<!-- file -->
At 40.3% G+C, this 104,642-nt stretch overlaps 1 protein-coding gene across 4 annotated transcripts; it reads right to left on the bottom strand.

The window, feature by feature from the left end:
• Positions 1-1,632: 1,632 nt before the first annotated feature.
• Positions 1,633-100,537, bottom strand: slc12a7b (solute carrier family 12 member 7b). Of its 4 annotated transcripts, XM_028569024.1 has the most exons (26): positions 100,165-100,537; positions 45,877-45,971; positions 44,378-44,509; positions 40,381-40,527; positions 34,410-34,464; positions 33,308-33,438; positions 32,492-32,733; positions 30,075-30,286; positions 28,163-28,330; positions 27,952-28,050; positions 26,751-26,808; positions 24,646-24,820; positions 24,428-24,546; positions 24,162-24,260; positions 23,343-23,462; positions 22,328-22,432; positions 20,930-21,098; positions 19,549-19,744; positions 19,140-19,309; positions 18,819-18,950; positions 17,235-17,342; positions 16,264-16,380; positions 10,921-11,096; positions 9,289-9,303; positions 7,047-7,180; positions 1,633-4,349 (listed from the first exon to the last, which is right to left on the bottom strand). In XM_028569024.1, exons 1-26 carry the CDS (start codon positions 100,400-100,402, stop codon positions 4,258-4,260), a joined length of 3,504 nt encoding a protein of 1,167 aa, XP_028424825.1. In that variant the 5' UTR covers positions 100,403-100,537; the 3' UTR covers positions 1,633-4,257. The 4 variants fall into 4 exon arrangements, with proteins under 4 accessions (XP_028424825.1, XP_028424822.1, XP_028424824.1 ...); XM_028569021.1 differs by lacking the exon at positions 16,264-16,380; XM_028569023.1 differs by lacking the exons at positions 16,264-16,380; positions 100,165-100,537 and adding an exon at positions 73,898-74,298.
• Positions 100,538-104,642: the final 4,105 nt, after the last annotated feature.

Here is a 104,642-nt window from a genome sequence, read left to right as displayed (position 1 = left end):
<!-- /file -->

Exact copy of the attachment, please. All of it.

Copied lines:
At 40.3% G+C, this 104,642-nt stretch overlaps 1 protein-coding gene across 4 annotated transcripts; it reads right to left on the bottom strand.

The window, feature by feature from the left end:
• Positions 1-1,632: 1,632 nt before the first annotated feature.
• Positions 1,633-100,537, bottom strand: slc12a7b (solute carrier family 12 member 7b). Of its 4 annotated transcripts, XM_028569024.1 has the most exons (26): positions 100,165-100,537; positions 45,877-45,971; positions 44,378-44,509; positions 40,381-40,527; positions 34,410-34,464; positions 33,308-33,438; positions 32,492-32,733; positions 30,075-30,286; positions 28,163-28,330; positions 27,952-28,050; positions 26,751-26,808; positions 24,646-24,820; positions 24,428-24,546; positions 24,162-24,260; positions 23,343-23,462; positions 22,328-22,432; positions 20,930-21,098; positions 19,549-19,744; positions 19,140-19,309; positions 18,819-18,950; positions 17,235-17,342; positions 16,264-16,380; positions 10,921-11,096; positions 9,289-9,303; positions 7,047-7,180; positions 1,633-4,349 (listed from the first exon to the last, which is right to left on the bottom strand). In XM_028569024.1, exons 1-26 carry the CDS (start codon positions 100,400-100,402, stop codon positions 4,258-4,260), a joined length of 3,504 nt encoding a protein of 1,167 aa, XP_028424825.1. In that variant the 5' UTR covers positions 100,403-100,537; the 3' UTR covers positions 1,633-4,257. The 4 variants fall into 4 exon arrangements, with proteins under 4 accessions (XP_028424825.1, XP_028424822.1, XP_028424824.1 ...); XM_028569021.1 differs by lacking the exon at positions 16,264-16,380; XM_028569023.1 differs by lacking the exons at positions 16,264-16,380; positions 100,165-100,537 and adding an exon at positions 73,898-74,298.
• Positions 100,538-104,642: the final 4,105 nt, after the last annotated feature.

Here is a 104,642-nt window from a genome sequence, read left to right as displayed (position 1 = left end):